4. Remember Mayim Bialik of Blossom? Her new book, Beyond the Sling, recommends EC as a form of attachment. There are not supposed to be hidden nuggets in this form of toileting. The parent is supposed to attach herself so closely to her child and learn to read their body language. I can tell when Tristan is having a BM. When a parent sees that behavior, you are supposed to bring the child to the toilet and hold him or her by the thighs in a squatting position and allow them to go in the correct place. Personally, I think it is a little over the top. And, I have two other kids to pay attention to... I don't want to be cleaning up after I have missed the cues because I am sleeping, toileting or (yes) even blogging. Tristan is sleeping right now and I am not even in the same room as he is. But, the other night, he was in the bathtub and started his signaling; I immediately picked him up and assumed the EC position and he pooed in the toilet instead of his tub water. So, I am guessing if I wanted to spend the entire day watching my child, it could work.

    Culturally, the nannies in Haiti are much better at doing this with the older kids then I was. None of the boys in the toddler nursery wore diapers. They were all in big boy pants and toileted frequently to avoid accidents. So, when I brought David home, I put him in a diaper right away and he stayed like that for 1-1/2 years.

    I would think we could reach a happy medium.

    1. Oh I've noticed poo "signals" and sat the kid on the potty... I had no clue I was unschooling tho'.

      I would love to read more about Tristan but you've been silent on the blog and I'm not sure how much you can say. I do think of you guys all the time and wish I could hear stories of the littlest growing up. :)


Post a Comment

Non-troll comments always welcome! :)

Popular posts from this blog

Reading Curriculum: ABeka Book and BJU Press

Did you know that in the state of Missouri, homeschoolers must teach reading as a separate subject?  I don't know how anyone could homeschool well without teaching their child to read... but OK. 

I got many of my ABeka books used and collected them over time.  I'm glad I came across these readers early in my homeschooling years.  It teaches children to read step-by-step.  I don't think I've seen a more effective reading program for the elementary years.  The children love the stories, and what I appreciate about them is that there is a rich and varied language even in simple-to-read books in this series.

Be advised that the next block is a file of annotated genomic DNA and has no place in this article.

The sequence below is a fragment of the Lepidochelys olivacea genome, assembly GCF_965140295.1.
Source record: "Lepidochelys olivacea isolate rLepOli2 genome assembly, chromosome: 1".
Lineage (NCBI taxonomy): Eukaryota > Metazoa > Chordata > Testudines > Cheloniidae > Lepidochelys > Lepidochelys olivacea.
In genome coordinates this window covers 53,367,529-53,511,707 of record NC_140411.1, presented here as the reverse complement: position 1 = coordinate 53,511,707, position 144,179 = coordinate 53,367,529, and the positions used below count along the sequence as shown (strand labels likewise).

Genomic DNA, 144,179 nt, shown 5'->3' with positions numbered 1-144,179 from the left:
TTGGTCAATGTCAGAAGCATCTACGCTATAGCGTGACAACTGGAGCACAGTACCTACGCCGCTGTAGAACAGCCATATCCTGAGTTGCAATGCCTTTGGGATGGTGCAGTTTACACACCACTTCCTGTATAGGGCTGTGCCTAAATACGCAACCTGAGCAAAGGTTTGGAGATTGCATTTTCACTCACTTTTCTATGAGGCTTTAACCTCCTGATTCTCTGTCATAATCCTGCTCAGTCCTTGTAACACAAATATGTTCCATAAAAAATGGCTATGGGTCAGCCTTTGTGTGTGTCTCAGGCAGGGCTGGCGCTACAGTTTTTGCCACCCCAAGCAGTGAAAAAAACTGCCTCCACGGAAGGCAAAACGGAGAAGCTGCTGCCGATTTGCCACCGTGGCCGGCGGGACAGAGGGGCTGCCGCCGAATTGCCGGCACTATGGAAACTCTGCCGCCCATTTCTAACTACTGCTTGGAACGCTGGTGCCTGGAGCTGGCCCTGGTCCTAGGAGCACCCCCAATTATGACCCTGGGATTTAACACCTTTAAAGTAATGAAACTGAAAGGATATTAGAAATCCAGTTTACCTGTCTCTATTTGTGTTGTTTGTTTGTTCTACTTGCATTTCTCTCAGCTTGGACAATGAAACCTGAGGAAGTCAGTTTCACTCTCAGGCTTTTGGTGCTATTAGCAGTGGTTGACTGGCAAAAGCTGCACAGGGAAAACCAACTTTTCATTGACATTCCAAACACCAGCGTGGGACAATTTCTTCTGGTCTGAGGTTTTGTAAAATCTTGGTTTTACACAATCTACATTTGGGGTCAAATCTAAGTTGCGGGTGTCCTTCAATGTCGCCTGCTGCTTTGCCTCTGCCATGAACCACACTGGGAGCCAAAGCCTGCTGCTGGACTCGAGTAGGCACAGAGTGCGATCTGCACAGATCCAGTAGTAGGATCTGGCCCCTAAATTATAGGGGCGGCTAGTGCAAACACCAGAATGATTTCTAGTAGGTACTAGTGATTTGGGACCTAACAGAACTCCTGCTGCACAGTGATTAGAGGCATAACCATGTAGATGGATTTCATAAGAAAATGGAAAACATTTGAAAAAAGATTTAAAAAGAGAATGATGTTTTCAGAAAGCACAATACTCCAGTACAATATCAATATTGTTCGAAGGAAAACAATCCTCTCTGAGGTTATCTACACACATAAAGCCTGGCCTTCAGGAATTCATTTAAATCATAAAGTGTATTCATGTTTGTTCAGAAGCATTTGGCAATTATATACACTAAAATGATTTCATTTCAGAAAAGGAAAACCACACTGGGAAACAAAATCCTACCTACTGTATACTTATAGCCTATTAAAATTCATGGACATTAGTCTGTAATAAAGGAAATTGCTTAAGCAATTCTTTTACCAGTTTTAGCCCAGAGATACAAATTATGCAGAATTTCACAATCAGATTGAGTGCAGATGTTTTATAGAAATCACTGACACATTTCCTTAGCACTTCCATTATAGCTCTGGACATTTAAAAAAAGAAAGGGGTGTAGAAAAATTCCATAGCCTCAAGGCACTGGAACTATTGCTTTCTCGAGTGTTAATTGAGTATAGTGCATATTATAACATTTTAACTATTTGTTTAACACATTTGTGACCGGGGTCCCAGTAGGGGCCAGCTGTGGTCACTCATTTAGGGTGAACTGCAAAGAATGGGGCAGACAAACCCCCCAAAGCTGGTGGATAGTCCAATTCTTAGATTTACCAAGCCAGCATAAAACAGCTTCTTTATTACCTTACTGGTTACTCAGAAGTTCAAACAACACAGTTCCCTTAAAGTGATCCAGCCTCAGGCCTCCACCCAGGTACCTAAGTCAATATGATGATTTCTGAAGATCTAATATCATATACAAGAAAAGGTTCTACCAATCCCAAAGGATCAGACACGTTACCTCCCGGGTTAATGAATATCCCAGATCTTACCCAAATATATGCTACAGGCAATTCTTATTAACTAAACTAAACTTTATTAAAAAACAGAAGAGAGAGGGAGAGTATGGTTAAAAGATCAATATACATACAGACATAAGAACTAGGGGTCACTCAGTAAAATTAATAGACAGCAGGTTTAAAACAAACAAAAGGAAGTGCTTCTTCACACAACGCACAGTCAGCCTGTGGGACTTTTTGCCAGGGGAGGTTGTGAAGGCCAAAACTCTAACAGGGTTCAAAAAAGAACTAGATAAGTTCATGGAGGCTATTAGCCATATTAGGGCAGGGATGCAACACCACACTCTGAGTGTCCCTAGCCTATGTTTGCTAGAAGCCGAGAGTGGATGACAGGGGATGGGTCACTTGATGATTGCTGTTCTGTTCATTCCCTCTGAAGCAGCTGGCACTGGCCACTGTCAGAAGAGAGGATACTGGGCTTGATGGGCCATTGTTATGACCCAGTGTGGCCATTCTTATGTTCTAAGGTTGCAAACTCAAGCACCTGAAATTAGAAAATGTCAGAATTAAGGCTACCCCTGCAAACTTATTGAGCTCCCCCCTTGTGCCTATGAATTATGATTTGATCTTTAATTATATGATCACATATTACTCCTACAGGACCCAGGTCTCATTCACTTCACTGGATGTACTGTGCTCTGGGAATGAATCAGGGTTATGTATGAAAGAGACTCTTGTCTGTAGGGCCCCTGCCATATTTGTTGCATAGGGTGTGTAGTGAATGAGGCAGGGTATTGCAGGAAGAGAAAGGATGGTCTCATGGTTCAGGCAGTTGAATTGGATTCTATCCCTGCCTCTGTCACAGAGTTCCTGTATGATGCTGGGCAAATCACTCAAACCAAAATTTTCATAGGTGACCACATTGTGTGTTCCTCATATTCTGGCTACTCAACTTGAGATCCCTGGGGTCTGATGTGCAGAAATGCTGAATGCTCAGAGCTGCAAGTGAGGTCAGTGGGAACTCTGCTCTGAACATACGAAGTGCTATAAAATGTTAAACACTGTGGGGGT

My set is pretty old, and some are even from the 1960's and no longer listed in the reading series.  I think if I had to do things over again somehow, I think I'd just spend on a curriculum set and be done with it.  That's the thing, though, with homeschooling.  By the time you figure out what the perfect curriculum is for you, your children have graduate…

Holiday Gifts for the Homeschool Teacher!

Merrymaking hint:  leave this post up on your phone/ computer for your family to "accidentally" find!  Let the magic begin!

 All teachers love a little appreciation every now and then, including homeschoolers.   I don't know about you, though, but I don't want any apple crap.  So first rule:  no apple crap! 

Otherwise I'm pretty open.  I love getting gifts, even if it's just something small or simple.  One thing I love is when my children want to help out and make lunch or clean up or put their laundry away.  Or just behave themselves and get their math done.  This is a really big thing when you think about it.  

And from the adults in my life, the gift of coffee always shows love - or rather, someone not wanting an "I need coffee" emergency in the middle of winter after a big snowstorm.  Somehow, I always have a lot of coffee in my pantry during the winter months.  (Guess why.) Thanks, D! 

My gallery of homeschool appreciation pics:

Homeschooling is NOT So Hard.

I wish I'd have known this starting out. I wish I'd have known that it's actually LESS work to just homeschool your child, than to be an "involved parent" at school.

We've enjoyed elementary school with our older boys. *Most* of the teachers were actually pretty competent and caring (the others, I save for another blog post, another day...). We had the children involved in extra activities like the Spanish Club or Service Club, or choir, and they got a fair bit out of the experience.

But it's a LOT of work.

You get about a ton of worksheets that must be done by a certain time. Usually on a day when you're sick or have no time. You get the phone calls about this or that, and about a zillion sheets per day that sometimes contain important news, so you MUST go through them daily. The schools also *love* to throw in half days, teacher in-service days and early dismissals. Not so bad, unless you have children at more than one school and the schedu…